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Don’t ask dumb robots if artificial intelligence will destroy humanity

Hanson and I talked about the idea of ​​adding real intelligence to these challenging machines. Ben Goertzel, a renowned artificial intelligence researcher and CEO of SingularityNET, is leading the effort to apply advances in machine learning to the software inside Hanson’s robots that allows them to respond to human speech.

The AI ​​behind Sophia can sometimes provide acceptable answers, but the technology is nowhere near as advanced as a system like GPT-4, which runs on the most advanced version of ChatGPT and costs more than $100 million. And of course, even ChatGPT and other advanced AI programs cannot intelligently answer questions about the future of AI. Perhaps it would be better to think of them as unnaturally skilled and talented mimics who, while capable of surprisingly complex reasoning, are deeply flawed and have only limited “knowledge” of the world.

Sofia’s interview and the misleading campaigns in Geneva are a reminder of how the anthropomorphization of AI systems can lead us astray. The history of artificial intelligence is full of examples of people over-extrapolating new advances in the field.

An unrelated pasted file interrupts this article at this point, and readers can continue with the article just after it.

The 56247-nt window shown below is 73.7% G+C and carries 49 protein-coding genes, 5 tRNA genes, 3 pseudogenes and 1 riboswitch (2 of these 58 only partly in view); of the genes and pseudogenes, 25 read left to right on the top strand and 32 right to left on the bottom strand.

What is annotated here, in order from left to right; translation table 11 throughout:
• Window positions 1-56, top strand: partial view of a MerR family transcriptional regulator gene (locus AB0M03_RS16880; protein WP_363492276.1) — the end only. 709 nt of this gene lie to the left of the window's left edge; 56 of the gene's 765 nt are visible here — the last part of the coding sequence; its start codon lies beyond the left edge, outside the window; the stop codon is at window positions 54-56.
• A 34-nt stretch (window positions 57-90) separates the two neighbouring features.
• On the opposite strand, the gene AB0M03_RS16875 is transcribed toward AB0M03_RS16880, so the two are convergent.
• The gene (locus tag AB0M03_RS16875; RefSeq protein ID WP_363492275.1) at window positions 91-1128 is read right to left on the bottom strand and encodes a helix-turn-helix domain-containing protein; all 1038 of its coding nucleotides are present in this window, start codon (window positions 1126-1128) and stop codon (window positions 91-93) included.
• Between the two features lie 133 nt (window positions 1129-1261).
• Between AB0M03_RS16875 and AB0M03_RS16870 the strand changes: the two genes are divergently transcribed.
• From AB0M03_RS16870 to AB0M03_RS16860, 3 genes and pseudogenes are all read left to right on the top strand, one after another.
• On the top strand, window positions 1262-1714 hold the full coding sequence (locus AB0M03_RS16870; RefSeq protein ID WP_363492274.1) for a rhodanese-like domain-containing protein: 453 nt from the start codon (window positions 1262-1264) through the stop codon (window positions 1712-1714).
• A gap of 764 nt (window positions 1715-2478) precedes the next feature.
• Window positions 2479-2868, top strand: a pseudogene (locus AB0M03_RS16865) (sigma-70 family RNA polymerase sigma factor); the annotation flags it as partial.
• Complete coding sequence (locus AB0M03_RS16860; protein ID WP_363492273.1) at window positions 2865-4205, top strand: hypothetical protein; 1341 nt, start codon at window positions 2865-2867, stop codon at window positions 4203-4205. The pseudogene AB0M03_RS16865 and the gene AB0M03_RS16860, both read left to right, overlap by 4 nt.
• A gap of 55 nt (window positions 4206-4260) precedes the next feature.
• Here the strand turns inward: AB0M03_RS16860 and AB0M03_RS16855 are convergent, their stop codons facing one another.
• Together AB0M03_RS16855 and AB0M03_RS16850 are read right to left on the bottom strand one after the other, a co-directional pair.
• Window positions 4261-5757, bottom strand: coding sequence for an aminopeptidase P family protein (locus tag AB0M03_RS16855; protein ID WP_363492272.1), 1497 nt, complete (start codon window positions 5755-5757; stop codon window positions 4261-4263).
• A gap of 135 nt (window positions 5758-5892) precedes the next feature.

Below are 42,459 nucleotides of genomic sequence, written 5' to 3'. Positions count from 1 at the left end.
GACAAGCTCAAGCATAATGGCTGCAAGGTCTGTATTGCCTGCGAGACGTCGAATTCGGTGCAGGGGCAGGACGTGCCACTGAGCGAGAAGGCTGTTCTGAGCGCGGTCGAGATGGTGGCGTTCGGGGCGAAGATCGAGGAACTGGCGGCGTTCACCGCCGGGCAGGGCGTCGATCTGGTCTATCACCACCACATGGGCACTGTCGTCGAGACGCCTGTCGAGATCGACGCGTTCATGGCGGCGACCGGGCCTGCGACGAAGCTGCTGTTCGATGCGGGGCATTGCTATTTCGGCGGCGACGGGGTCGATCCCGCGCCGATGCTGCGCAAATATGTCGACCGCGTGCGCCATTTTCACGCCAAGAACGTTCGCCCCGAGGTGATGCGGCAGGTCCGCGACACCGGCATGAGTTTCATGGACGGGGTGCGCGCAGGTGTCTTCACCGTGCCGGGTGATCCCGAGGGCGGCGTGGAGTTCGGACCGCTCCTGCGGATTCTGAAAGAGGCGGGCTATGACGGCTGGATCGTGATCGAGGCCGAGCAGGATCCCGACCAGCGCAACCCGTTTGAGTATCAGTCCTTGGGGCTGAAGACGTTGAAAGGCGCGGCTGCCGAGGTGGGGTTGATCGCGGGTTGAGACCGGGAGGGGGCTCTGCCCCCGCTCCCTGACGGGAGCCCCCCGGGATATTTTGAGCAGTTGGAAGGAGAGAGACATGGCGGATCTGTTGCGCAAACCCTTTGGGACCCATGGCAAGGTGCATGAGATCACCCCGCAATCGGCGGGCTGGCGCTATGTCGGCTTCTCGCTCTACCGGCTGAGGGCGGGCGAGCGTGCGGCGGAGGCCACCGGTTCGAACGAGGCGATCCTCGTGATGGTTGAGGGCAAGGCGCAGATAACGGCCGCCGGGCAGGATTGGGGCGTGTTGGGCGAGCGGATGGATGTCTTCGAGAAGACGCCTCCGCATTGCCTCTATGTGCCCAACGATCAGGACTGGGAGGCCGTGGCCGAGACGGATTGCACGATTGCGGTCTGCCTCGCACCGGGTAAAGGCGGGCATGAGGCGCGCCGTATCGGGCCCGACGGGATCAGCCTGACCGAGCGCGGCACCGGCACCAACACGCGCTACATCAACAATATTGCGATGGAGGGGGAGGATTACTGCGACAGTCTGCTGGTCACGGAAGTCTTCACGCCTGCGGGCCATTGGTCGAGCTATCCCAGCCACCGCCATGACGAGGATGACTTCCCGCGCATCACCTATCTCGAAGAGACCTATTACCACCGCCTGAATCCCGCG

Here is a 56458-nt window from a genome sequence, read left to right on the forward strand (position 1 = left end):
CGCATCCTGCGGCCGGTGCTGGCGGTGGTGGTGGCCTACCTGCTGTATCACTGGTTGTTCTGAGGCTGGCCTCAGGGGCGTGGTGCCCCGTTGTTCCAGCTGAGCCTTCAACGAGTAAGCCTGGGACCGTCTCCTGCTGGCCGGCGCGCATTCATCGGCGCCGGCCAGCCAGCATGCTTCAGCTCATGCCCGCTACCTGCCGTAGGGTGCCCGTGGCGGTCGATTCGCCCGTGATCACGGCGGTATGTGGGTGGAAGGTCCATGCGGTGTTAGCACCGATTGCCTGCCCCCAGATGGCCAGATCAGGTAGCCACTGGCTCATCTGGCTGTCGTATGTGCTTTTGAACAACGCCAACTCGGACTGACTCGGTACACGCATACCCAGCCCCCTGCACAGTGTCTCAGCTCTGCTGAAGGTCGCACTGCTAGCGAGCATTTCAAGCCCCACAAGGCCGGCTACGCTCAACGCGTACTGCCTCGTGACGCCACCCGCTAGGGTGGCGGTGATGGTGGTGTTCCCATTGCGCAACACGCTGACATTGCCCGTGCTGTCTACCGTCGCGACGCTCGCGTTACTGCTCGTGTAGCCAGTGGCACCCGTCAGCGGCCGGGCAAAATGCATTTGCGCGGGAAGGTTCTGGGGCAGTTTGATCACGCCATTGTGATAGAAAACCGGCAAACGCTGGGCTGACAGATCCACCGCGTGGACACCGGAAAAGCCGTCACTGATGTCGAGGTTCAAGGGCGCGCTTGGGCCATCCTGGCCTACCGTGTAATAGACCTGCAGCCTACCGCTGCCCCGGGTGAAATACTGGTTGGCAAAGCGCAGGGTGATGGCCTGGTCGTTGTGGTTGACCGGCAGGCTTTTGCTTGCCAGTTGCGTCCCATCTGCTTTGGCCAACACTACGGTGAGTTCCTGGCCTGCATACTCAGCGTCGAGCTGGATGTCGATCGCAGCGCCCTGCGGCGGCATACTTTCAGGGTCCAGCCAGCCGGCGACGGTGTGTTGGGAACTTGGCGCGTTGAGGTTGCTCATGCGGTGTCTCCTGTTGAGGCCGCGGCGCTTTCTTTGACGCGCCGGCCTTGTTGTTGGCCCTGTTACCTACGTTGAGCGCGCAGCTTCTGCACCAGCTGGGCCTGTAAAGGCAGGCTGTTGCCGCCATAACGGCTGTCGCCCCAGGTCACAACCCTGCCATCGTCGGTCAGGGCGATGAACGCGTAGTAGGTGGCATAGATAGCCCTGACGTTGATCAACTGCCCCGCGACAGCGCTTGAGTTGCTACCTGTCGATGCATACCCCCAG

In 1958, at the dawn of artificial intelligence, The New York Times wrote about one of the first machine learning systems, a crude artificial neural network developed for the US Navy by Frank Rosenblatt, a Cornell psychologist. “Today, the Navy discovered the germ of an electronic computer that is expected to be able to walk, talk, see, write, reproduce itself and be aware of its own existence,” it said. Times reported – a bold claim about a circuit capable of learning to recognize patterns in 400 pixels.

If you look back at IBM Deep Blue’s coverage of the chess game, AlphaGo’s champion DeepMind Go player, and many of the leaps in deep learning over the past decade that stem directly from Rosenblatt’s machine, you see much of the same thing: people take every advance as if it were a sign of some deeper, more human-like mind.

That’s not to say that these designs—or even the creation of Sofia—were not remarkable feats or potentially steps toward more intelligent machines. But when it comes to assessing the progress of this powerful technology, it’s important to have a clear understanding of the capabilities of artificial intelligence systems. To understand the advances of artificial intelligence, the least we can do is stop asking stupid questions to animatronic puppets.

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